Airbnb was founded during the Great Recession when Brian and Joe needed help affording their rent, and now Airbnb-friendly apartments build on that founding story by making it easier for people to reap the economic benefits of hosting. As the cost of living continues to rise, renters can use the extra income earned by hosting part-time on Airbnb to contribute to their rent, save for a home, or pay for other living expenses. (Airbnb)
This is why it made sense that ABNB went further and launched a new apartment platform, allowing tenants to share their rentals on a short-term basis. While the company has battled global regulatory pushbacks on its impact on affordable housing, this initiative may potentially ease some of those concerns, since the building owners and local regulators would be involved as well.
Assuming a smooth regulatory process, we posit that this new model may expand the company's offerings into the annual rental segment, against the current vacation and short-term rentals. Impressive indeed, since the US rental market represents a massive $226.4B of untapped Total Addressable Market in 2023.
Notably, over 34% of US households are renters, with a national median rent of $2K in 2022. With the rising home prices and elevated mortgage rates, this new segment may be in high demand among renters and prove to be highly profitable for ABNB. This is especially aided by the company's excellent relationship with 400K hosts in the US and over 4M hosts globally.
Naturally, these are speculations on our part, since it is unknown if ABNB may truly enter the long-term rental market, attributed to the complex licensing processes and regulatory approvals. However, the potential is unlimited indeed, since the company does not need to own any of these rental properties compared to REITs, while simultaneously earning highly profitable service fees.
ABNB currently collects a 'platform tax' of up to 15% of the consumer booking fee and 3% of the hosts' fee, netting the company a handsome $6B in service fees annually. That does not differ too much from the current management fees earned by real estate agents of up to 15%. Only time will tell how things develop, though we expect the management to perform well in its potentially new segment.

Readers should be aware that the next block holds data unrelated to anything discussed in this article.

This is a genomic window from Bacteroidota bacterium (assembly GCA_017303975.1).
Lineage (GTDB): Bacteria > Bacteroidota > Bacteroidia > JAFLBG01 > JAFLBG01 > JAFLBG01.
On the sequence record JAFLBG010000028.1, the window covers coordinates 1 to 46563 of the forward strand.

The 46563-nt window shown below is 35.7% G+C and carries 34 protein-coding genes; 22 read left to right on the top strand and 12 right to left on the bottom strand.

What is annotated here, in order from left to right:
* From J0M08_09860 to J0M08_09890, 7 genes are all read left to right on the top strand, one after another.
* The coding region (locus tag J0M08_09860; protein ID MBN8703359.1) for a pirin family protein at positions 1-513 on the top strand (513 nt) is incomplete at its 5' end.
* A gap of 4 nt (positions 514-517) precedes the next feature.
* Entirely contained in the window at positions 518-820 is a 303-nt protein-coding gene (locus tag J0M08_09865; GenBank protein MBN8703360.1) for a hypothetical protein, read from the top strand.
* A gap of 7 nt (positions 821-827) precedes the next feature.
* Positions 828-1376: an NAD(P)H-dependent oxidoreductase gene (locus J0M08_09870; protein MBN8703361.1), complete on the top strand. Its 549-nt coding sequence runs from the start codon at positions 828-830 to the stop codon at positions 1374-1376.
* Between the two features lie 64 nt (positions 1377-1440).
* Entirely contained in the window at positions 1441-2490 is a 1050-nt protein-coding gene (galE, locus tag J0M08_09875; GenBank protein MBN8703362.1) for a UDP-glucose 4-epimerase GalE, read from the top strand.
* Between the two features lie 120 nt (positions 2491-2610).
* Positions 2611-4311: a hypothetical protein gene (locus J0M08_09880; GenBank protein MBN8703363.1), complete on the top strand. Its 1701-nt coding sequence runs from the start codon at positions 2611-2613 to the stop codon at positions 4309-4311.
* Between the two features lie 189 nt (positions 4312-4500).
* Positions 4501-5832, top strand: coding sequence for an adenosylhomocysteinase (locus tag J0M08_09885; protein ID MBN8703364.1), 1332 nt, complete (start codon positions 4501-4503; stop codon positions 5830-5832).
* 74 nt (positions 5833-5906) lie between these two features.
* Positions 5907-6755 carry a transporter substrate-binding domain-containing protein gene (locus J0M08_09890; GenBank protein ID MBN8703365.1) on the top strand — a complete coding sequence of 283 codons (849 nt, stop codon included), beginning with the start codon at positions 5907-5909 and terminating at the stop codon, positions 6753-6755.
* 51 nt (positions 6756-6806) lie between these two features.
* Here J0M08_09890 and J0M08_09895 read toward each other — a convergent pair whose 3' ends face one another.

ABNB 1Y EV/Revenue and P/E Valuations
ABNB is currently trading at an EV/NTM Revenue of 6.19x and NTM P/E of 35.62x, drastically moderated against its 2Y peak of 33.26x and 721.59x, respectively. Otherwise, still lower than its 1Y mean of 8.60x and 73.09x, respectively. Based on its projected FY2024 EPS of $3.49 and current P/E valuations, we are looking at an aggressive price target of $124.31. This mirrors the consensus estimates target of $118.91 as well, suggesting a minimal 18.47% upside potential from current levels.
ABNB 1Y Stock Price
The drastic moderation is of little surprise, since ABNB is expected to record a notable deceleration in the top and bottom-line growth through FY2024, at a CAGR of 14.8% and 5.4%, respectively, against the hyper-pandemic revenue CAGR of 20%. However, we reckon Mr. Market is overly bearish, since the company is expected to expand its EBIT and Free Cash Flow margins by 3.2 and 3.6 percentage points to 24.2% and 37.8% by FY2024, respectively.